Economic Anthropology 1 – Production, Exchange and Consumption (a half unit) offers an anthropological perspective on all aspects of economic life, from farming and factory work to gift exchange systems and contemporary consumerism. You’ll examine how anthropological research might complicate conventional economic theory, and how economic systems influence diverse aspects of social life.
Ethnographic Research Project (a half unit): This is where you get to do your own, hands-on ethnography. You can do it anywhere in London, on any topic of your choice, and you will conduct the fieldwork alongside classes and seminars on methodology to make sure you are fully supported as you develop your new research skills.
Your fourth unit can be chosen from our extensive range of in-house half-unit options, including papers on Anthropology and Human Rights, Anthropology and Development, Anthropology and Media, Cognitive Anthropology, Anthropology and Childhood, Anthropology of Revolution and the Anthropology of Selected World Regions. You can also, with permission, borrow options from other departments to complement your anthropological studies.
Your Third Year
Anthropology of Religion examines core metaphysical issues at the heart of the human condition, investigating what it means to have faith, why so many human societies seem to exhibit religious beliefs, and how we should understand phenomena such as animism, shamanism and spirit mediumship.
Advanced Theory challenges you to closely engage with a selection of the latest, most cutting-edge works in anthropological and social theory. You’ll be asked to critically evaluate these texts and put them in close dialogue with perspectives encountered previously in your degree.
Economic Anthropology 2 - Globalisation and Development (a half unit) examines how and why human existence has been transformed by the forms of global interconnectedness that have emerged since the 1970s, and how anthropological research on these issues can inform activism and policy.
Dissertation (a half unit): arguably the pinnacle of your degree, this allows you to write an extended essay that makes an original intervention into any anthropological debate of interest to you.
Your final unit in the third year is also a free choice – so just as in the second year, you can choose from the many options available in the Department and beyond!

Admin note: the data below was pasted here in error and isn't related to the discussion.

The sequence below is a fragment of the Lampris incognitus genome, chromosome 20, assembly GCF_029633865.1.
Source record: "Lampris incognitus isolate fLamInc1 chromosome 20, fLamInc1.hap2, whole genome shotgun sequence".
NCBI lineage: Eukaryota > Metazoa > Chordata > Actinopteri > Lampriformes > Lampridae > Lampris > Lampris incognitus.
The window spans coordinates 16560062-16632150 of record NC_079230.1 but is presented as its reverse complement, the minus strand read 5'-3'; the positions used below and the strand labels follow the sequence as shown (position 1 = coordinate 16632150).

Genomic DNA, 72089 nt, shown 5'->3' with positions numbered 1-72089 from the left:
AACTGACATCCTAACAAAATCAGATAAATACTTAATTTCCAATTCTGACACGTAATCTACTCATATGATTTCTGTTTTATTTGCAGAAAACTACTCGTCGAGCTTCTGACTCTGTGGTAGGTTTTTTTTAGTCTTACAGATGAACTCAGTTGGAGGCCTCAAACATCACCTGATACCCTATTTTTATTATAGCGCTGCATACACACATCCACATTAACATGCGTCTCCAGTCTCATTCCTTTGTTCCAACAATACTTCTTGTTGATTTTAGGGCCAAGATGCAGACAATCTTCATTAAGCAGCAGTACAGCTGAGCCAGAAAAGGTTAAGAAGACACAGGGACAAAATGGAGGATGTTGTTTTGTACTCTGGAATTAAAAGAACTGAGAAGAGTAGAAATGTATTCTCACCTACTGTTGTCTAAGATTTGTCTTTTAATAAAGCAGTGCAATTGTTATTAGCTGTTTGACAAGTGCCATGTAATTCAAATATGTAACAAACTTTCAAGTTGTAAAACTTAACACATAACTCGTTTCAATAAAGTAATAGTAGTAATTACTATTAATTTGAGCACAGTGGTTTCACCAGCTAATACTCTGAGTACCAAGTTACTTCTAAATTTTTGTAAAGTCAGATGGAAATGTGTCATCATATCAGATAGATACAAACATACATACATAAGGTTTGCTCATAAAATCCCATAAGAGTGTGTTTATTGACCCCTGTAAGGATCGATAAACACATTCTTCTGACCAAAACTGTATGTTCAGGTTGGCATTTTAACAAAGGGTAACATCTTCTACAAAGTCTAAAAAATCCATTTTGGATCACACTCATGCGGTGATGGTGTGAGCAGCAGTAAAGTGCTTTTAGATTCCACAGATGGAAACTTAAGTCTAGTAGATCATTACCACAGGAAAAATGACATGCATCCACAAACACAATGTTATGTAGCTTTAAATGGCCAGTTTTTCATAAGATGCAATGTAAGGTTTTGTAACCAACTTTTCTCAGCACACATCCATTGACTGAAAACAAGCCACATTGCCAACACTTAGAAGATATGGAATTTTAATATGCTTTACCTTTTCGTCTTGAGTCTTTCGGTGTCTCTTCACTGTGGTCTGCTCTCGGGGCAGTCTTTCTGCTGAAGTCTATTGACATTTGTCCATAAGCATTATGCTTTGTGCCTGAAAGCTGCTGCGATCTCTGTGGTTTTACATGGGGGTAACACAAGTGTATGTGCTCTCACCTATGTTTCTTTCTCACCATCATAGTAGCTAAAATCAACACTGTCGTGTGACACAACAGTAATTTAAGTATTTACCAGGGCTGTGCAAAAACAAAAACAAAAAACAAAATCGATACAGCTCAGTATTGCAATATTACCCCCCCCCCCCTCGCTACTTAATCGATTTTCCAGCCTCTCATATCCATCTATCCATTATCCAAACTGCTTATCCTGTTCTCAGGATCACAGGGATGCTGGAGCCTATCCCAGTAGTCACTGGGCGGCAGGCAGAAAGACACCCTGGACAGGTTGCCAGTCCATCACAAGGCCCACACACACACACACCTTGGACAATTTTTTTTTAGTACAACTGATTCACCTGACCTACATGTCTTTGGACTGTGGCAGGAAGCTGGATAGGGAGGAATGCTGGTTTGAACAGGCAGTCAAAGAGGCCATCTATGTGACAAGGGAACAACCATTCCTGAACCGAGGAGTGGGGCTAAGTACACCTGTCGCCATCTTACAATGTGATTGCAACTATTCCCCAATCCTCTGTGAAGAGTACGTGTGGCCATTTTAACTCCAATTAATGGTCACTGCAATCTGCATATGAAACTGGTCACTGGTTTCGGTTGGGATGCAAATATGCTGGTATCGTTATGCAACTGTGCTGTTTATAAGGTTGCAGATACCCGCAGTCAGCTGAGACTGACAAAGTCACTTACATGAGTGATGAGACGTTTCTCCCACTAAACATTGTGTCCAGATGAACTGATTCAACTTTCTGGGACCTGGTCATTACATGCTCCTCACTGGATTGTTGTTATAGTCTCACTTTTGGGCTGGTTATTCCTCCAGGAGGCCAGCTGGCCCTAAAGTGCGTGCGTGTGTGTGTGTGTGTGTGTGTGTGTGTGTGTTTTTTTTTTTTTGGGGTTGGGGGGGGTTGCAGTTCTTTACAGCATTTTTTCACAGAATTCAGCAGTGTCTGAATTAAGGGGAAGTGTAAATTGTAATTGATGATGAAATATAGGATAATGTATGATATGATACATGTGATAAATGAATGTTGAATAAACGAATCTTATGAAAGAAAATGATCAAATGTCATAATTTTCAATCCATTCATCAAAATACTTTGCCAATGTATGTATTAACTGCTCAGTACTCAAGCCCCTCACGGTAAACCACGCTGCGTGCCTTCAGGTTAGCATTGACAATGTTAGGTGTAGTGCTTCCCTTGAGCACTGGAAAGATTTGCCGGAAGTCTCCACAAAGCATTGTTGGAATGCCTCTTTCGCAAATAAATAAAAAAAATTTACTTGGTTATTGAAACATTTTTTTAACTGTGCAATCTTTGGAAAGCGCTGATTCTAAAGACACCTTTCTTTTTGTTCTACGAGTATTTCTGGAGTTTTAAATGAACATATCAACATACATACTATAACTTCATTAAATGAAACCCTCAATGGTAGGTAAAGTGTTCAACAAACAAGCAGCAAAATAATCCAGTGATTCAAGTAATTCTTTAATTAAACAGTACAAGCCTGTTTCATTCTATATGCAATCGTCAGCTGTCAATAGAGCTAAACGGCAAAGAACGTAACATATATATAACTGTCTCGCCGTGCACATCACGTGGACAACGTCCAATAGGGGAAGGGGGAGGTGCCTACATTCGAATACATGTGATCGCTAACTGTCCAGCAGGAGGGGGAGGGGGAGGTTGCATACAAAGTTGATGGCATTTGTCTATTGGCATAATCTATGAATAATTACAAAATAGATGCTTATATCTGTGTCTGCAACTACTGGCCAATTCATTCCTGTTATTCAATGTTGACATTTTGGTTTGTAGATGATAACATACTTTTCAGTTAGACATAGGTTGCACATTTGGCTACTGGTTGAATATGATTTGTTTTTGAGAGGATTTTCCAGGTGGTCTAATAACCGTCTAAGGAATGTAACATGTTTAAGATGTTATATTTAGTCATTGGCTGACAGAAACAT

An anthropology degree from LSE makes you highly employable. 91% of our 2013 leavers were in full-time employment, study, or taking planned time out just 6 months after graduation, and their average starting salary was £22,300.
Your time with us will equip you with capacities for critical analysis and lateral thinking that will be of value in fields ranging from consultancy and marketing to journalism and charity work.
What really makes our anthropology graduates stand out, though, is their ability to simultaneously see ‘the big picture’ and appreciate how a policy or idea will play out on the ground.
A BA or BSc in Social Anthropology can thus be a pathway to many different careers. Here are just a few of the destinations that our recent graduates have gone onto within two years of leaving us:
In the Public Sector
• Stakeholder communications executive at Transport for London;• Assistant director of The Habeas Corpus Project, a non-profit organisation that provides pro-bono legal representation in challenging the unlawful detention of individuals in the UK;• Officer at The Open Book Project, Goldsmiths – a project to support access to higher education for adults from socially excluded groups;• Training contract with TeachFirst;• Project consultant at GovRisk – The International Governance and Risk Institute;
In the Arts / Media
• Development assistant at the Royal Academy of the Arts;• Researcher for PBS Frontline, a documentary film production company;• Producer at Mutant Jukebox, a creative audio agency;